New evidence of warming propagating toward the Arctic Ocean



[1] The dramatic changes in the Arctic climate observed in recent years have generated an urgent need to investigate the Arctic Ocean's heat budget. Mooring data and synoptic observations in the Fram Strait (FS) region have shown that increasing amounts of heat have been transported into the Arctic Ocean (AO) in recent times. Here we present results from observations conducted in the West Spitsbergen Current (WSC) in summers 2000–2005. The study was motivated by the strong warm anomalies seen in the Atlantic Water (AW) layer over a large area of the WSC, and changes in the WSC structure. We conclude that the warm signal was only approaching the FS, and we expect that high heat transport through the strait will continue and be even higher than during the last 6 years, mostly due to increasing activity and temperature of the western branch of WSC.

1. Introduction

[2] Warm, saline AW is the main source of heat for the AO. AW is transported into the Norwegian Sea by two branches of the Norwegian Atlantic Current (NwAC) [Poulain et al., 1996]. The eastern branch flows through the Faroe-Shetland Channel and continues along the Norwegian shelf edge as the Norwegian Atlantic Slope Current (NwASC). After passing Norway, the NwASC divides: one part flows east into the Barents Sea [Schauer et al., 2002], while the other part continues northward in the direction of the FS as the WSC [Aagaard et al., 1985]. The western branch of the NwAC is formed by the jet stream at the Polar Front [Orvik et al., 2001]; further to the north it continues over the Mohns and Knipovich Ridges, forming the western branch of the WSC.

[3] Two main streams of northward flow are recognizable in Figure 1: the core of the WSC continuing along the Barents Sea and Spitsbergen shelf break, and the colder, less saline stream of AW flowing over the submarine ridges system. Controlled by the bottom topography, both branches converge west of Spitsbergen [Piechura and Walczowski, 1995; Walczowski et al., 2005], only to divide again to produce the multi-path structure of the FS flows.

Figure 1.

2000–2005 – mean July temperatures and baroclinic currents at 100 m. The station grid is marked. The northern region is situated above line ‘A’.

[4] In recent years, the advection of warm anomalies along the path of the AW from the North Atlantic into the AO has been observed [Polyakov et al., 2005]. The core of the NwASC has warmed up by over 1°C during the last 10 years [Orvik and Skagseth, 2005]. An increase in the heat transport into the AO in 1997–2000 measured by an array of moorings in the FS was reported by Schauer et al., 2004. Modeling [Karcher et al., 2003; Zhang, 2005] has also shown that the rise of heat transported by AW may be the main reason for the AO warming.

[5] In this study we will concentrate on the variations in the heat content of the AW layer and the spatial structure of the WSC. Data collected during 6 summer cruises allow us to investigate the summer-to-summer variability of AW properties and pathways. An important and more general question is how can upstream measurements of the WSC help to predict changes in processes like heat transport through the FS. We argue that the low speed of signal propagation and the conservative nature of the tracers permit anticipating probable trends in heat transport into the Arctic Ocean.

2. Data and Methods

[6] The Institute of Oceanology of the Polish Academy of Sciences (IO PAS) has been studying the Nordic Seas since 1987, and the present grid of stations (Figure 1) has been covered every summer (June–July) since 2000 during cruises of r/v Oceania. A Seabird 9/11 CTD system was used for measurements. Vertical profiles of the temperature (T), salinity (S), and specific volume anomaly were averaged every 5 m. To obtain the horizontal distributions of these properties, the results were interpolated into rectangular grids using the kriging procedure. The grids were smoothed with a linear convolution low-pass filter. The heat content (with reference to −0.1°C) in the AW (S > 34.92 PSU and T > 0°C) layer was calculated. The mean temperature and salinity of the AW, AW layer thickness, heat content, and geostrophic currents referenced to 1000 dbar were calculated for each summer for the common area of about 297000 km2 (over 1100 CTD casts). The anomaly from the 6-year mean was also computed for each variable. Monthly temperature fields from Polar Science Center Hydrographic Climatology (PHC 3.0) [Steele et al., 2001] (Available at were compared to our observations.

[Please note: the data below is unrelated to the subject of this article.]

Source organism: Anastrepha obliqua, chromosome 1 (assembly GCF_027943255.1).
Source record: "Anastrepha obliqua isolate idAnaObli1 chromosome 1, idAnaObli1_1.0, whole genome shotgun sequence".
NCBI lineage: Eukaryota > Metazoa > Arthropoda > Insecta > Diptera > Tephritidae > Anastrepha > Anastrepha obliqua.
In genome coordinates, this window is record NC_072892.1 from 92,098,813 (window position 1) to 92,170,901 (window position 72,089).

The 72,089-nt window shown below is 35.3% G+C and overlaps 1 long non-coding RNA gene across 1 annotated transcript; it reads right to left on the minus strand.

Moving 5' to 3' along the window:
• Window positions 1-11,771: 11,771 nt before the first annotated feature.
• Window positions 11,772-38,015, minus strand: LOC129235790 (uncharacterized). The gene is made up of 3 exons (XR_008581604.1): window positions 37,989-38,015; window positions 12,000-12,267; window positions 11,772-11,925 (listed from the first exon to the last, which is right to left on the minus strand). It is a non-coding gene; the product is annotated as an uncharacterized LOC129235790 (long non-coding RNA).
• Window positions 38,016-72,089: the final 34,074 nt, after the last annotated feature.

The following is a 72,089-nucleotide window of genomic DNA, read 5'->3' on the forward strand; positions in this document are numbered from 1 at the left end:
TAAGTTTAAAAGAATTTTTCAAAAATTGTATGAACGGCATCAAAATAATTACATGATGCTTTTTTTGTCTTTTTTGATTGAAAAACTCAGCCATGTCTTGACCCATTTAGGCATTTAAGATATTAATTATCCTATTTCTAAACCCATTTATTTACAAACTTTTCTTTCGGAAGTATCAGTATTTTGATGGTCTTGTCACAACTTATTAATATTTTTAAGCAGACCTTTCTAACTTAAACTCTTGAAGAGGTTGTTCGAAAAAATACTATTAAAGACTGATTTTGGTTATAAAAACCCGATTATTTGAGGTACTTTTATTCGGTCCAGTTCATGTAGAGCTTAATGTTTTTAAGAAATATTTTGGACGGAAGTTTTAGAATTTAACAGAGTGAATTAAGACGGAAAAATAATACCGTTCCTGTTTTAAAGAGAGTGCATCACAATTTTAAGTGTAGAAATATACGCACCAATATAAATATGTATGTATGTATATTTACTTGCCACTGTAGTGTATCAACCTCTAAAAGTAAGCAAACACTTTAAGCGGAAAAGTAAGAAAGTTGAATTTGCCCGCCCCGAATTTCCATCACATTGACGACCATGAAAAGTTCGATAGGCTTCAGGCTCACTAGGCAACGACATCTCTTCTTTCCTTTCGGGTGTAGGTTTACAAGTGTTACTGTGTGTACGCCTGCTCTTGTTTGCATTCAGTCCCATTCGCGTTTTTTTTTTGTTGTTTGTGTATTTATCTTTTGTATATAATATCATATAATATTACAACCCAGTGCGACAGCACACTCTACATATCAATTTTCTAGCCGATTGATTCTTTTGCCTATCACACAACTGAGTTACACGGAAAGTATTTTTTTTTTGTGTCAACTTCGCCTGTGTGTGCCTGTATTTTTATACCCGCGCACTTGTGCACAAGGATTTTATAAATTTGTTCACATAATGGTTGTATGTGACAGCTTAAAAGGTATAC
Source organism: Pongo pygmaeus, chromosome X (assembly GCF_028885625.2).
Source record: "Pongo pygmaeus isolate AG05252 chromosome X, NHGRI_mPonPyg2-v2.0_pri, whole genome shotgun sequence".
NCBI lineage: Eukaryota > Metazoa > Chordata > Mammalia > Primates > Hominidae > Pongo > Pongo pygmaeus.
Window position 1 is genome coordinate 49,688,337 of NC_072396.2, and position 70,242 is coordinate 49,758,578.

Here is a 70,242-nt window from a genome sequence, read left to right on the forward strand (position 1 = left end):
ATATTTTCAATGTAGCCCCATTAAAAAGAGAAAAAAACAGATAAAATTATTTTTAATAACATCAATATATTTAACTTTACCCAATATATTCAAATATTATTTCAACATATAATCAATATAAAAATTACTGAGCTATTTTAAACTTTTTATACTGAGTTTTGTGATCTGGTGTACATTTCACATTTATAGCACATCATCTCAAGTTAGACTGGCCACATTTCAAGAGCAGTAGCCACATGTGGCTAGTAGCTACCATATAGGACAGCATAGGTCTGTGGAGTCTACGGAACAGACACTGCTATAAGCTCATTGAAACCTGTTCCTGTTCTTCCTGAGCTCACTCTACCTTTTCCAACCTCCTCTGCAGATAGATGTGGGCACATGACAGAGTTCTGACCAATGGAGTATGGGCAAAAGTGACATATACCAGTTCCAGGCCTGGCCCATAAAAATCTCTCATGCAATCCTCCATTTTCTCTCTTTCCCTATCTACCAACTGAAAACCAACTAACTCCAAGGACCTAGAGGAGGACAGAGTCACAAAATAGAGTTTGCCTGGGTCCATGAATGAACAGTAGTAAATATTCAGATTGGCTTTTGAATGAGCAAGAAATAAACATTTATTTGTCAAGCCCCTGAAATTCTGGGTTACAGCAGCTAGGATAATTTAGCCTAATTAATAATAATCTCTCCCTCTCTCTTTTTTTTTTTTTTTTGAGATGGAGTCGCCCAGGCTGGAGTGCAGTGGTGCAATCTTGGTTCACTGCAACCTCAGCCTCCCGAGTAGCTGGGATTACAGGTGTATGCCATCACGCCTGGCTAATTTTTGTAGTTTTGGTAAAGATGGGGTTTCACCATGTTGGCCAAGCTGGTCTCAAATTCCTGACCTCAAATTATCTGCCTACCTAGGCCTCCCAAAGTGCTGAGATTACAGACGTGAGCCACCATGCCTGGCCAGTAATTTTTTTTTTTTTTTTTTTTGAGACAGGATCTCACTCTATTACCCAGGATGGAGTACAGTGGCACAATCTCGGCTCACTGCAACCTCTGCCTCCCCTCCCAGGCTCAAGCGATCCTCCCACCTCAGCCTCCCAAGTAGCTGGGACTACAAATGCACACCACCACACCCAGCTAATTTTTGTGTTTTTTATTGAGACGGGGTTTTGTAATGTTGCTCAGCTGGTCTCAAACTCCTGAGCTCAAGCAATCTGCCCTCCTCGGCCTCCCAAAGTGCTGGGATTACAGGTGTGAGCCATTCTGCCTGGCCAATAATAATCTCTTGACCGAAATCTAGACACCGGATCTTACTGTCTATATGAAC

3. Warm Anomalies in the West Spitsbergen Current

[7] Our data show that the mean temperature of the Nordic Seas in June–July 2000–2005 was much higher in comparison with climatology (Figure 2), with differences as high as 1.5°C. The summers 2000–2005 were warmer than average, but considerable year-to-year differences were observed as well. Time series of measurements along the 76°30′N parallel reveal a significant increase in the temperature and salinity of AW. T and S of AW, measured in summer at 200 m and averaged between longitude 009° and 012°E, have increased over 10 years by about 1°C and 0.06 PSU respectively, and have reached two minima (1997 and 2003) and two maxima (2001 and 2005) (Figure 3). The post-1997 high temperature and salinity correlate with the increase in heat transport through the FS reported by Schauer et al. [2004] for the 1997–2000. Since 2003, temperature and salinity increases also correlate with the higher heat flux through the FS recorded in 2003–2005 (A. Beszczynska-Möller, personal communication, 2005).

Figure 2.

Differences between the mean temperature in summers from 2000 to 2005 and July PHC 3.0 climatology data at 100 m.

Figure 3.

Temperature (thick line) and salinity at 200 m depth; section 76°30′N, averaged between longitude 009°–012°E.

[8] Horizontal distributions of T, S, heat content, and their anomalies have also revealed temporal variability in AW properties. The coldest summer was 2003 and the warmest was 2005. Moreover, the heat content anomalies in the AW layer (Figure 4) show that the heat transport was pulsating in nature. Positive heat anomalies usually had the structure of an anticyclonic eddy, whereas negative ones displayed a cyclonic circulation pattern. In summer 2005 the AW occupying the entire investigated region was unusually warm and saline. Two anticyclonic anomalies over the submarine ridges were especially intensive. The heat content in the AW layer has been increasing since 2001 (Figure 5), and since 2003 this rise has been very rapid. At the same time the volume of AW has decreased slightly, which means that the increasing heat content during the last 2 years was due to the higher temperature of AW.